UN evacuates staff from Libya, after battle causes Tripoli airport to close
The United Nations announced on Monday that it was evacuating its remaining staff from Libya, after deadly clashes closed Tripoli airport and severed air links with the outside world.
The fighting between liberal and Islamist militias came after a June general election mired by fraud allegations intensified a struggle for power between rival armed groups that has wracked the North African oil producer ever since the 2011 overthrow of Muammar Gaddafi.
"UNSMIL (United Nations Support Mission in Libya) temporarily withdrawing staff from Libya because of security situation," the mission, which already pulled out dozens of personnel last week, said in a statement.
"After the latest fighting on Sunday and because of the closure of Tripoli international airport, the mission concluded that it would not be possible to continue its work ... while at the same time ensuring the security and safety of its staff," it said.
"This is a temporary measure. Staff will return as soon as security conditions permit. The United Nations, which stood by the Libyan people in their revolution in 2011, will not abandon them as they seek to build a democratic state."
Witnesses said a UN convoy left Tripoli on Sunday by road headed for the Tunisian border, 170 kilometres (110 miles) to the west.
Tripoli international airport was shut down for at least three days after the Zintan militia which controls it came under attack by Islamist fighters on Sunday.
At least six people were killed in heavy exchanges of fire, a health ministry official said, and several Airbus planes were damaged on the tarmac.
'Practically cut off'
On Monday, Libya also suspended all flights to and from third city Misrata, west of the capital, which is dependent on Tripoli airport for its operations.
"Libya is now practically cut off from the outside world," a source at Tripoli airport said.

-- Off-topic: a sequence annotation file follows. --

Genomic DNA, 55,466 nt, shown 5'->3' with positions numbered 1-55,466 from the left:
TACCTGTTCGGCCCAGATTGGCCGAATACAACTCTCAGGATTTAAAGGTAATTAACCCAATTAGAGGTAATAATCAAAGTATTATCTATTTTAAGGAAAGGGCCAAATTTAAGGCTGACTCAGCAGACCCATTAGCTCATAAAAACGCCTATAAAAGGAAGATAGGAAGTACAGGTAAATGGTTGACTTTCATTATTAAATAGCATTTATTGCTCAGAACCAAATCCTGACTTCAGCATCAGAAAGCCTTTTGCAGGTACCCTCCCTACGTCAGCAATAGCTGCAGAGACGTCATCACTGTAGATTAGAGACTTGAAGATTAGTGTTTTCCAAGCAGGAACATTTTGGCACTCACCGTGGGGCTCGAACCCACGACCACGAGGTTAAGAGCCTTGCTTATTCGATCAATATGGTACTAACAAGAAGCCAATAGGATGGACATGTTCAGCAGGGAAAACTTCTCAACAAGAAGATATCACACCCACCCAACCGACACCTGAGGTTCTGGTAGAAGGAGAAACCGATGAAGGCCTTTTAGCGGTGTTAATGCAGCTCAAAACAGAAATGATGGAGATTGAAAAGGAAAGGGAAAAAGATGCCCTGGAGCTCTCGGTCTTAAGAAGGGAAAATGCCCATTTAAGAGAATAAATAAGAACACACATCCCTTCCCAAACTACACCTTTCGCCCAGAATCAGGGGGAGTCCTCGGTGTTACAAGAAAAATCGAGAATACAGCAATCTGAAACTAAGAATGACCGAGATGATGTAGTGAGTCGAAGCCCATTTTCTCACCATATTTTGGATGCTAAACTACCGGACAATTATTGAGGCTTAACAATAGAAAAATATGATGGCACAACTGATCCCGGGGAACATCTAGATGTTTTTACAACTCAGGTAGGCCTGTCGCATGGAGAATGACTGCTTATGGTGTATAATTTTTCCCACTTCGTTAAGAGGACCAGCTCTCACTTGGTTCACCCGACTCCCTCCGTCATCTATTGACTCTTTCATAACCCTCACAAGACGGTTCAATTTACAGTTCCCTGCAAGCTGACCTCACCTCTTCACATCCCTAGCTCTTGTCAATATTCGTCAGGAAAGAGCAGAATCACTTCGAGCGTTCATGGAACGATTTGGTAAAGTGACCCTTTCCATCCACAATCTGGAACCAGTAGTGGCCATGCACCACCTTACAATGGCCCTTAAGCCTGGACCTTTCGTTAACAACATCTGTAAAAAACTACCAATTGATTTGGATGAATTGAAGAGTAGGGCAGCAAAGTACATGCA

At least 10 aircraft of Libyan carriers Afriqiyah Airways and Libyan Airlines were damaged in the fighting, a security official said.
"Most of them will need maintenance before they can fly again," said Al-Jilani al-Dahesh.
An AFP photographer sighted several passenger aircraft on the tarmac riddled with bullets.
On Monday, the situation was calm in the capital, although Islamist militias have vowed to expel their liberal rivals based in Zintan, a hill town southwest of Tripoli.
Sunday's Tripoli airport attack was claimed by Islamist militias determined to oust the Zintan group from key sites it controls in south of the capital, including the airport.
The attack was beaten off, but there were also clashes at other Zintan-controlled sites for several hours, especially on the road to the airport.
Libya has been awash with weapons since the NATO-backed uprising three years ago that toppled and killed Gaddafi.
The North African nation is plagued by lawlessness and rival cabinets are jostling for power.
Mounting violence already prompted UNSMIL to scale down its staffing on Thursday.
Successive interim governments in Tripoli have struggled to establish a strong army and police force, giving former rebel groups a free hand to act.
The well-armed and disciplined Zintan militia is officially under the jurisdiction of the defence ministry.
But it has sided with well-armed forces loyal to renegade former general Khalifa Haftar who launched an offensive against “terrorists” in second city Benghazi in mid-May.
Neighbours call for dialogue
Libya's neighbours -- Algeria, Chad, Egypt, Niger, Sudan and Tunisia -- issued a call for dialogue.
They agreed at talks near Tunis to set up twin commissions to broker talks and attempt to prevent any spillover of violence.
Delegates underlined the need to "resolve (the problem of) pockets of terrorism in Libya, which are a source of concern for Libya and the countries in the immediate vicinity."
Eastern Libya, particularly its main city Benghazi and the hill town of Derna, have become strongholds of militant groups, made notorious by a 2012 attack on the US consulate that killed the ambassador and three other Americans.
In a stark indication of the worsening violence, Libyan Foreign Minister Mohamed Abdelaziz, who had been due to join the talks, was unable to get to Tunisia because of the closure of Tripoli airport.